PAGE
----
The South-East Asia scenarios are fun, but the game really takes off when it’s combined with Indian Empires. The Indian kingdoms won’t have a lot of impact on those of Indochina, but the Burmese have an interest in the sub-continent. The real change comes with the much broader strategic opportunities offered the colonial powers of Britain and France. The French in particular had a keen interest in the region; during the American War the local French commanders, Admiral Pierre André de Suffren and Charles Castelnau de Bussy, tried to convince the royal government to abandon its interests in South India for more fruitful possibilities in Burma and Siam. De Bussy attempted a commercial treaty with Burma in 1783, but failed to reach an agreement; the British did the same in 1794 with the same result.
All three games are brought together for the grand combined campaign, with action stretching from Galway to Guangdong. The colonial powers now have interests to defend (or expand) across half of the globe, while players limited to Europe, like those in charge of Austria or Prussia, get to play with exotic kingdoms like Mysore or Siam at the same time.
The Central Asian map provides a land bridge between Europe (actually, the Middle East) and India, with a new power (Persia) sitting astride the route. Persia isn’t all that powerful, but can muster enough strength to keep the Ottomans from ignoring their eastern flank – the Persians had besieged Baghdad in 1743, and held Basra as recently as 1779.
The Russians now have overland access to India as well, by way of Central Asia. It’s a much tougher trek than the crowned heads of Europe believed at the time, but it is possible for Russian armies to enter the Great Game on foot. It’s a new front for the Russian player to consider, one allowing expansion but unlikely to pose a threat – the Afghans aren’t going to march on Moscow.
The combined game is pretty large: one double-sized map (Europe), one full-sized (East Asia), one mid-sized (South Asia) and one small (Central Asia). But since Soldier Emperor is an area-movement game, with provinces and sea areas linked by land and sea routes, the maps don’t have to be physically adjacent to one another in play – you can put each on its own table if you want, leaving plenty of room to move around them and play.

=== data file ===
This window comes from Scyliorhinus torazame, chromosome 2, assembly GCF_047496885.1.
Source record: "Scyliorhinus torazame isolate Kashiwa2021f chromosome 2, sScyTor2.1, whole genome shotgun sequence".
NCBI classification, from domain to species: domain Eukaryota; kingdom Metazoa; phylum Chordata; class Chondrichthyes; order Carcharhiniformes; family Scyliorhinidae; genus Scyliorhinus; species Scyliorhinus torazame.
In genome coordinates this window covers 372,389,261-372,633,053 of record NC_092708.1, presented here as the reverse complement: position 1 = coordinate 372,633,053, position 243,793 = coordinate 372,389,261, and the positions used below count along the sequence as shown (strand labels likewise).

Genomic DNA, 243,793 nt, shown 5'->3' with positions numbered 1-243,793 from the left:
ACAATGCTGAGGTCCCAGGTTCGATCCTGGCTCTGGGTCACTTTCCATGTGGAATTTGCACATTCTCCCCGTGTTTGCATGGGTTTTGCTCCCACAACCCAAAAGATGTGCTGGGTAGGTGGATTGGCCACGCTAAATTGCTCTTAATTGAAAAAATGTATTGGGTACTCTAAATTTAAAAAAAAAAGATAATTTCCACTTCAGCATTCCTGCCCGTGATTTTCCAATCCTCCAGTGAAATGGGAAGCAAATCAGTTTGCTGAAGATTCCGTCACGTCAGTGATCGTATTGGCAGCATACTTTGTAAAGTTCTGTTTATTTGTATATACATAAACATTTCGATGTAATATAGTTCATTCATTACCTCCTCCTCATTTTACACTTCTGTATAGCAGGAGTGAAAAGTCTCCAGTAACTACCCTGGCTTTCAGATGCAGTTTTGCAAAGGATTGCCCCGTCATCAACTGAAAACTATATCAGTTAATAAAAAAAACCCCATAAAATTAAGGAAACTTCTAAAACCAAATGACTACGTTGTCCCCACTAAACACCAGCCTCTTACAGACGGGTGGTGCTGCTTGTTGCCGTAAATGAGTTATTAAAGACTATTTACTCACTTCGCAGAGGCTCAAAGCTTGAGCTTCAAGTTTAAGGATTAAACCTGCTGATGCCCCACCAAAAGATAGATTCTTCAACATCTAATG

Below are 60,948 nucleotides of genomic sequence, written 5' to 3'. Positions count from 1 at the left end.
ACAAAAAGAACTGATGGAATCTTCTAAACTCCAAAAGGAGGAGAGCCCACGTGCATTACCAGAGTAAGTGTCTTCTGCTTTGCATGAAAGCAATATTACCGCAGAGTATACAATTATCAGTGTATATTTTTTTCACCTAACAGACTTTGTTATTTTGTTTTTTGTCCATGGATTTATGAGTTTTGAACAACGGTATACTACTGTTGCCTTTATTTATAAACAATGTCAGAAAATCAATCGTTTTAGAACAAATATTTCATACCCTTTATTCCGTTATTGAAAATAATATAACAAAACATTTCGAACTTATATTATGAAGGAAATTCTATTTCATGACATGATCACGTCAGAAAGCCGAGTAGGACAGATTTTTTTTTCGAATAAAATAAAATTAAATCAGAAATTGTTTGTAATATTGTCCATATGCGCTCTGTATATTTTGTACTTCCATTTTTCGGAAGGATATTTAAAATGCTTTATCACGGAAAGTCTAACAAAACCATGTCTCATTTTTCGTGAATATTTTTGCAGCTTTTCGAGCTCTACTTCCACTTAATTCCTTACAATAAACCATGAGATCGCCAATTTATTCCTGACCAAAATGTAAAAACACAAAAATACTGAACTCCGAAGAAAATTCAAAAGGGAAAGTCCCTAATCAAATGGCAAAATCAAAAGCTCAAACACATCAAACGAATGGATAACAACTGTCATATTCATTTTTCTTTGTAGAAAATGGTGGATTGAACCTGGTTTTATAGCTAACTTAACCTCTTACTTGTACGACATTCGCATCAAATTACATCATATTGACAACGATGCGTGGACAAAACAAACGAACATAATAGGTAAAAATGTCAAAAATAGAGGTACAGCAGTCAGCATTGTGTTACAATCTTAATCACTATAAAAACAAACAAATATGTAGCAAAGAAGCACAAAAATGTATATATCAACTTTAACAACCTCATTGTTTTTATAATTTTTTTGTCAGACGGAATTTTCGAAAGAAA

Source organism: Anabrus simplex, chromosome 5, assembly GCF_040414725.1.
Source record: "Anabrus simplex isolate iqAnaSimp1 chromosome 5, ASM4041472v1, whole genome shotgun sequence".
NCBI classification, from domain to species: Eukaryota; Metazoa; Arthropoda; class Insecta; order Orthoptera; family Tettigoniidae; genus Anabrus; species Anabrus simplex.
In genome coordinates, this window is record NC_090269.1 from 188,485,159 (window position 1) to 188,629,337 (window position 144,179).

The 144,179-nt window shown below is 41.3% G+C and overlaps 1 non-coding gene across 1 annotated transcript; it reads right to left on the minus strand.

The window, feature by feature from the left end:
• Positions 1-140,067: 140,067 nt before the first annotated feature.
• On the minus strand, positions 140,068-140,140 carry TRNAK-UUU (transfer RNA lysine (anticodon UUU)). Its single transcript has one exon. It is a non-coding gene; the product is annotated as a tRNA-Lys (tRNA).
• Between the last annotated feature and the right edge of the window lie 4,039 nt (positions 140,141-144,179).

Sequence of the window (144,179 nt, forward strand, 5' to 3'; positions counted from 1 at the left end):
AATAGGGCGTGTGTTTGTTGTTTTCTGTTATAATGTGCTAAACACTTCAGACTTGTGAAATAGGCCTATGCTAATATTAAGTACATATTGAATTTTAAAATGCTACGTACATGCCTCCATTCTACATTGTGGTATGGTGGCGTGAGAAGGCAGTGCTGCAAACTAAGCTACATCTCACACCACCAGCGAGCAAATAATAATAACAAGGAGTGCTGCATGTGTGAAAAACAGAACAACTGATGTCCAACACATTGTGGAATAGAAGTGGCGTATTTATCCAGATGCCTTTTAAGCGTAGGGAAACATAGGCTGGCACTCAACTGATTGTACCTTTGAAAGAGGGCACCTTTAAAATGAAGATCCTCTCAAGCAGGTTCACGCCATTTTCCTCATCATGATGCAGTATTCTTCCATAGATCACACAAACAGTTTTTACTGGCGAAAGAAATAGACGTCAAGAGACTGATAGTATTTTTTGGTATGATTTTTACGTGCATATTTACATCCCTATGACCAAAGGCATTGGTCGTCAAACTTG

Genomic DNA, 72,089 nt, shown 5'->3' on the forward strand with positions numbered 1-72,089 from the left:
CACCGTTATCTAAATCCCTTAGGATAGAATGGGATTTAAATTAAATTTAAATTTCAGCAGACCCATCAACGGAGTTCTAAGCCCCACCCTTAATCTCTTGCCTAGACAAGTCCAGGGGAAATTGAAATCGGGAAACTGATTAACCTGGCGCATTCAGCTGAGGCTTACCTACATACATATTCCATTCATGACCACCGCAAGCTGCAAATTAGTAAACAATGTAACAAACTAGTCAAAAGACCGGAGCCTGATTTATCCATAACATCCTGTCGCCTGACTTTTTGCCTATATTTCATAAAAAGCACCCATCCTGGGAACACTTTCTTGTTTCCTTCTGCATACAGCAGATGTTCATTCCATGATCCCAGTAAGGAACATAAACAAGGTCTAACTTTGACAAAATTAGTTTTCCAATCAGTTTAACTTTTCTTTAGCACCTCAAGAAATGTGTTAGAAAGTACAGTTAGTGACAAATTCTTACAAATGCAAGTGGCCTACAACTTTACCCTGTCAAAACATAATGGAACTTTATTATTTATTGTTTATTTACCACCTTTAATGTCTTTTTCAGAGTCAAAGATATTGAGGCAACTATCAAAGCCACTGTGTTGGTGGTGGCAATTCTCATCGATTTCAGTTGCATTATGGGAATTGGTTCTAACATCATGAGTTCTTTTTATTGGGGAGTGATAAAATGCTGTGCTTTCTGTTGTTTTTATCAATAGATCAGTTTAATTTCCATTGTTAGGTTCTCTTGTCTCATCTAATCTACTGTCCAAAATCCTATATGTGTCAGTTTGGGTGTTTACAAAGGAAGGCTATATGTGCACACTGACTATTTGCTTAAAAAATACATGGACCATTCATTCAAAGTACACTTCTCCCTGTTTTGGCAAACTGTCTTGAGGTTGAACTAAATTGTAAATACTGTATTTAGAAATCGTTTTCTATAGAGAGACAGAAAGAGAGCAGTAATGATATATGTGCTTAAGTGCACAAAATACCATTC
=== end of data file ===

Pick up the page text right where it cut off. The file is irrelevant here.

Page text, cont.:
It’s been a fun project. I’d sketched out an Indochina game some years back, but knew we could never sell it; I went through a depression-fueled period of designing games that couldn’t be sold. Later, I decided that we could salvage the work as a Gold Club special download. Adding it to Dreams of Empire allows me to indulge that desire to study the kingdoms of South-East Asia and to greatly upgrade the product at the same time. The download version did not include Q’ing China except as an off-map event, and hadn’t been conceived as an extension of Indian Empires (which wasn’t in print at the time). Added to Dreams of Empire, the package becomes far more attractive while retaining all of its utility as an expansion set.
Eventually, of course, we’ll go to the Americas and round out the world of Soldier Emperor as a truly global event. But that’s for the future.
Don’t miss your opportunity to put Dreams of Empire on your game table! Join the Gold Club and find out how to get the sweetest deal on it.
Mike Bennighof is president of Avalanche Press and holds a doctorate in history from Emory University. A Fulbright Scholar and award-winning journalist, he has published over 100 books, games and articles on historical subjects.
He lives in Birmingham, Alabama with his wife, three children and his dog, Leopold.